Applying reflective paint is similar to applying any paint with two key differences. First, the paint must be shaken and stirred very well so that the beads are evenly distributed in the container. If you don’t mix well, the top layer will just be clear polyurethane. Second, the coats of paint must be thin. Thick coats will result in the beads sinking below the surface. Beads below the surface will not reflective. For beads to reflect, they must be partially above the surface. So thin coats allow for this. Multiple coats can be applied, however, the first coat must be dry before the second coat is applied. And remember, the last coat must be thin.
For the brightest effect, you can purchase a pack of reflective powder, and then while your coat of paint is still wet, sprinkle the powder over the top and let it dry. This will give you the brightest and most reflective coating possible. Use silver or metalized reflective powder for our silver paint, and white reflective powder for our standard whit reflective paint.
I am an elementary teacher and have a particular winter art project in mind for my students. Before launching into the classroom lesson, I needed to test the reflective paint on a similar home project to determine the best instructional approach. I purchased the white reflective paint to apply to silver house numbers to make the numbers brighter and more visible – a similar application to my class’s winter art project.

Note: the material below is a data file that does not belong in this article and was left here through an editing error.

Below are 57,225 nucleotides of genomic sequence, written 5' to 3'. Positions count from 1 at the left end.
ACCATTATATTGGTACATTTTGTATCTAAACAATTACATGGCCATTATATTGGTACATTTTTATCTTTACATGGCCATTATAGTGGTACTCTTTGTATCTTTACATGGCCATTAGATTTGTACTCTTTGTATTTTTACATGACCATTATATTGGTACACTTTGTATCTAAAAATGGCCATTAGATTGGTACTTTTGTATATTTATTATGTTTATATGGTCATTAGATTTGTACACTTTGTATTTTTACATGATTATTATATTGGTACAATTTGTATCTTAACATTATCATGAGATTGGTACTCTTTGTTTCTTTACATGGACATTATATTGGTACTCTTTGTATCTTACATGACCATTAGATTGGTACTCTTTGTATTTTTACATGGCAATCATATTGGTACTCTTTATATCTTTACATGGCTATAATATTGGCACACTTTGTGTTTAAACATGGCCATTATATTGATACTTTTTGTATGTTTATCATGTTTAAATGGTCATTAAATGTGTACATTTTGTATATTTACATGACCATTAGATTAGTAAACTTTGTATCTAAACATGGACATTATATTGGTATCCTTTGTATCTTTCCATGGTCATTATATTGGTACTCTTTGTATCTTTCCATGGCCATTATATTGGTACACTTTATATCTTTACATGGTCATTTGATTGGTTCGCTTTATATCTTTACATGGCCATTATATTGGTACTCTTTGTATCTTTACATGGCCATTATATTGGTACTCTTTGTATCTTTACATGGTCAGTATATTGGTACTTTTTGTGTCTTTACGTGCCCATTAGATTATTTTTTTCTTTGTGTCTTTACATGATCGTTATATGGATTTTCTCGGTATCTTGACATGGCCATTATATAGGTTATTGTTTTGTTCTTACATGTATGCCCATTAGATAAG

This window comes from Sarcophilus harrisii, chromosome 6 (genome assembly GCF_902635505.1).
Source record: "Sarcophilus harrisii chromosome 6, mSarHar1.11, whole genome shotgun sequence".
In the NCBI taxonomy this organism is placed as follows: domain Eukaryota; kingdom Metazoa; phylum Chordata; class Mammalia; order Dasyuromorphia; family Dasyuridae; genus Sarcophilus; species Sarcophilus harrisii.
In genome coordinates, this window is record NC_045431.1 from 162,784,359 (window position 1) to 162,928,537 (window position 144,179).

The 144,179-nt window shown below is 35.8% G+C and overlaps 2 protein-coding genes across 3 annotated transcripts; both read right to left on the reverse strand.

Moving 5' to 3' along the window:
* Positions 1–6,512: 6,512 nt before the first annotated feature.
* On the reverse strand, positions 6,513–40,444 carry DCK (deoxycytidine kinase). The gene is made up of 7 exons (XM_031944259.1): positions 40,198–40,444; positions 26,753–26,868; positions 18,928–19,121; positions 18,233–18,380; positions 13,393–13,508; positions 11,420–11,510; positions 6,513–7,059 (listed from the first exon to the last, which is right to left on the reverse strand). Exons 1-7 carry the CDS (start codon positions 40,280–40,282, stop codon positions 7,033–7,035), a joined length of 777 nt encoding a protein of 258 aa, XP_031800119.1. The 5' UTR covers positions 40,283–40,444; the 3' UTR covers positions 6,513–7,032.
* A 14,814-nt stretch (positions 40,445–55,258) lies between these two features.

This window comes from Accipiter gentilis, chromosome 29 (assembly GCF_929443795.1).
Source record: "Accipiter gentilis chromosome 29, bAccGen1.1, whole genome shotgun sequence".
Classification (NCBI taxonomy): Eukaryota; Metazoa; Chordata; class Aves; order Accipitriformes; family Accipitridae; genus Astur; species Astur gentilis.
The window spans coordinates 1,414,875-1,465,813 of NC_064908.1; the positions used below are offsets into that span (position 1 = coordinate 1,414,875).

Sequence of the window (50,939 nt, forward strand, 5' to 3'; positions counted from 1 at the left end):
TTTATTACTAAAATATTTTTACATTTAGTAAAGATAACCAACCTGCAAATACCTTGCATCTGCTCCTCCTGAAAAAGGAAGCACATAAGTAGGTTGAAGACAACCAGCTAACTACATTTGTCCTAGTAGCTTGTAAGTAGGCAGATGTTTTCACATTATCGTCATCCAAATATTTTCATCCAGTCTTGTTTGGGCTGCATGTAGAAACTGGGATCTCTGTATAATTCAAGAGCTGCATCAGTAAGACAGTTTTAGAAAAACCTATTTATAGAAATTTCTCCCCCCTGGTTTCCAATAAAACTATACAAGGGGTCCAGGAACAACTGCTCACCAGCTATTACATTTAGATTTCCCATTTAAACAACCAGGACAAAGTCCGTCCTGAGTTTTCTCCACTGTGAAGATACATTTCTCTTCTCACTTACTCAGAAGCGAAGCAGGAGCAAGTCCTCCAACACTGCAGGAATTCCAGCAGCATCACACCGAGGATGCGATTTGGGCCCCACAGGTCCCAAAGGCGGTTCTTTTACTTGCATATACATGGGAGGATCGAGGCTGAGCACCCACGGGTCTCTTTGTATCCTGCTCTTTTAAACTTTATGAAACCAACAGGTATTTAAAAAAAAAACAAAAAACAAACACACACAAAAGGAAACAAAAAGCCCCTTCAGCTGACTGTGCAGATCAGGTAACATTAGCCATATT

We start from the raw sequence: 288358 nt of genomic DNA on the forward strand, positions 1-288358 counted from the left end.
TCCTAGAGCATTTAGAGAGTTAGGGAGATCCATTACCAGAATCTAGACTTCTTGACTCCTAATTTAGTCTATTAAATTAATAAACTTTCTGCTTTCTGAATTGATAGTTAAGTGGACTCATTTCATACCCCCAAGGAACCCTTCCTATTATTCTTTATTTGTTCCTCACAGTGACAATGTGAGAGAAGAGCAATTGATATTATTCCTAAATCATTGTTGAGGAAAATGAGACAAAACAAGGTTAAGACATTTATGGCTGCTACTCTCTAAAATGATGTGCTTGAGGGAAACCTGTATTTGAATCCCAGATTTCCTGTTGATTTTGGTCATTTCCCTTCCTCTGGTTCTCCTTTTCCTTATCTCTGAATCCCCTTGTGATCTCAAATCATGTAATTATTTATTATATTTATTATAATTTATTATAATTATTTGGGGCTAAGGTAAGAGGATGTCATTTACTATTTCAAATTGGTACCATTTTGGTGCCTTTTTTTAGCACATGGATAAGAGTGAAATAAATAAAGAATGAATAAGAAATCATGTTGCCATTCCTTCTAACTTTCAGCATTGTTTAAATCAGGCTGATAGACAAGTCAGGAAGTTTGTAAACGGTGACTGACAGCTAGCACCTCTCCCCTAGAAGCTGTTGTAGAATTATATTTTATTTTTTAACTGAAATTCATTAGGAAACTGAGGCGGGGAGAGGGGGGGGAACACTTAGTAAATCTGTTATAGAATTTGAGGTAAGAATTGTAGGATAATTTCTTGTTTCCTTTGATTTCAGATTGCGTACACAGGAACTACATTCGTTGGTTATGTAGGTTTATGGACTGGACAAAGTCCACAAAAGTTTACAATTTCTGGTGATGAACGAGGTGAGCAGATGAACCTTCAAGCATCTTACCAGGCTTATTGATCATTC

Upon arrival, the container of paint was securely packaged with instructions, a stirring stick and applicator included in the box. The paint had separated during shipping, but with few shakes and small amount of stirring the components mixed easily. I used the sponge applicator to apply three very thin coats of reflective paint to the 4” tall house numbers and allowed approximately thirty minutes of drying time between each application.
The results are that the house numbers reflect bright white and can be seen from about 75’ away in car headlights during a dark, clear night. This reflective paint will work well for my classroom winter art project.
Great for outdoors.
Some settling during shipping but easy to shake/stir back into solution.
Only one coat was needed to achieve reflectivity.
Original color changed to white semi-translucent finish.
Amount of paint used was less than expected for items.
Additional coatings cover flaws created from brush strokes or uneven applications.
Retro reflective paint made with Clear Water Based Polyurethane is very durable both inside and out. Because of its tough characteristics, Polyurethane based coatings last a long time in rugged outdoor conditions. They also bond well to surfaces, assuring that the reflective properties will last for years.
Water based Polyurethane coatings are compatible with more surfaces such as cement, rocks, wood, etc.. because of it’s ability to soak into the surface and harden. Oil based coatings tend to sit on top of these surfaces and will later sheet off.